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Special Lecture

 

Systemic sclerosis: from pathogenesis to targeted therapy


1

 

  1. Centre for Rheumatology, UCL Division of Medicine, Royal Free Campus, London, UK. c.denton@ucl.ac.uk

CER8903
2015 Vol.33, N°4 ,Suppl.92
PI 0003, PF 0007
Special Lecture

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PMID: 26457375 [PubMed]

Received: 28/08/2015
Accepted : 01/09/2015
In Press: 12/10/2015
Published: 14/10/2015

Abstract

Systemic sclerosis (scleroderma) leads to morbidity and mortality through a combination of inflammation, fibrosis and vascular damage leading to internal organ complications affecting the heart, lung, kidneys and bowel. More than half of those diagnosed ultimately die from the disease. Current treatments focus on broad spectrum immunosuppression or organ-based therapy for complication such as lung fibrosis, pulmonary or systemic hypertension. Targeting peptide mediators such as endothelin-1 have already led to licensed effective therapies for SSc vasculopathy. Outcomes are improving but as well as providing a major clinical challenge there are great opportunities for research translation that can be expected to improve understanding of the pathogenesis of SSc and also develop better and more targeted therapy. Key pathways and mediators can be identified within the skin and blood vessels and these are now being examined in early stage clinical trials. Promising results are emerging from targeting cytokine signalling, including IL-6, and from other immune-inflammatory therapies including lipid mediators such as LPA1. Other approaches to modulate TGFbeta and other profibrotic pathways also have potential although safety and toxicity remain to be determined. Since many profibrotic pathways have important physiological roles the assessment of safety and toxicity will be paramount. Nevertheless, advances in understanding the interplay between different pathological processes and progress in clinical trial design and patients stratification mean that targeted therapies are emerging and likely to be further developed and refined to have application in other important clinical contexts such as lung fibrosis.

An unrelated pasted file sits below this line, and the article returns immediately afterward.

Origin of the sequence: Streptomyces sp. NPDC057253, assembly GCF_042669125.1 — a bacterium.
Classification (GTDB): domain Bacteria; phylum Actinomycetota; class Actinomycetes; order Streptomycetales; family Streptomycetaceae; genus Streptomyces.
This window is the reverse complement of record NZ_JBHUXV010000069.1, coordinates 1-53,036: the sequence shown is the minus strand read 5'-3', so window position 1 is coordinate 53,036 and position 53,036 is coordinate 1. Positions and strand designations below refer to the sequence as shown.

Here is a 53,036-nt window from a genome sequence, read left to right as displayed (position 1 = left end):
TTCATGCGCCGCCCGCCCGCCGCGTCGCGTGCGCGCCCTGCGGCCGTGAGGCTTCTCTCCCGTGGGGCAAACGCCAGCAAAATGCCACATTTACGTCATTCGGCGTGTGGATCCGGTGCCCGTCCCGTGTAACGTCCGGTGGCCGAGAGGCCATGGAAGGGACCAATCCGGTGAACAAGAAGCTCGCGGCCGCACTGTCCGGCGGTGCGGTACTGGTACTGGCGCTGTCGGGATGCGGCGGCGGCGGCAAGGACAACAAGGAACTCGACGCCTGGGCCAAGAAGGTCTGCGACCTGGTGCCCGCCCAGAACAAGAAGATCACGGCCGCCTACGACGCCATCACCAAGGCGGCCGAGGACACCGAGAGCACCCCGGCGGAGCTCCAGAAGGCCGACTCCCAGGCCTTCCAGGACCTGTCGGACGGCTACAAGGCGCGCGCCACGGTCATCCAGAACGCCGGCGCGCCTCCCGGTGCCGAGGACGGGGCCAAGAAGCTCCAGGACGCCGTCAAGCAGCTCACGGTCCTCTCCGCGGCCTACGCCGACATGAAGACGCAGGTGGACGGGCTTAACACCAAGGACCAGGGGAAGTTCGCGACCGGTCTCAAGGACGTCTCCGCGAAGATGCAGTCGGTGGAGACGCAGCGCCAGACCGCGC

Rheumatology Article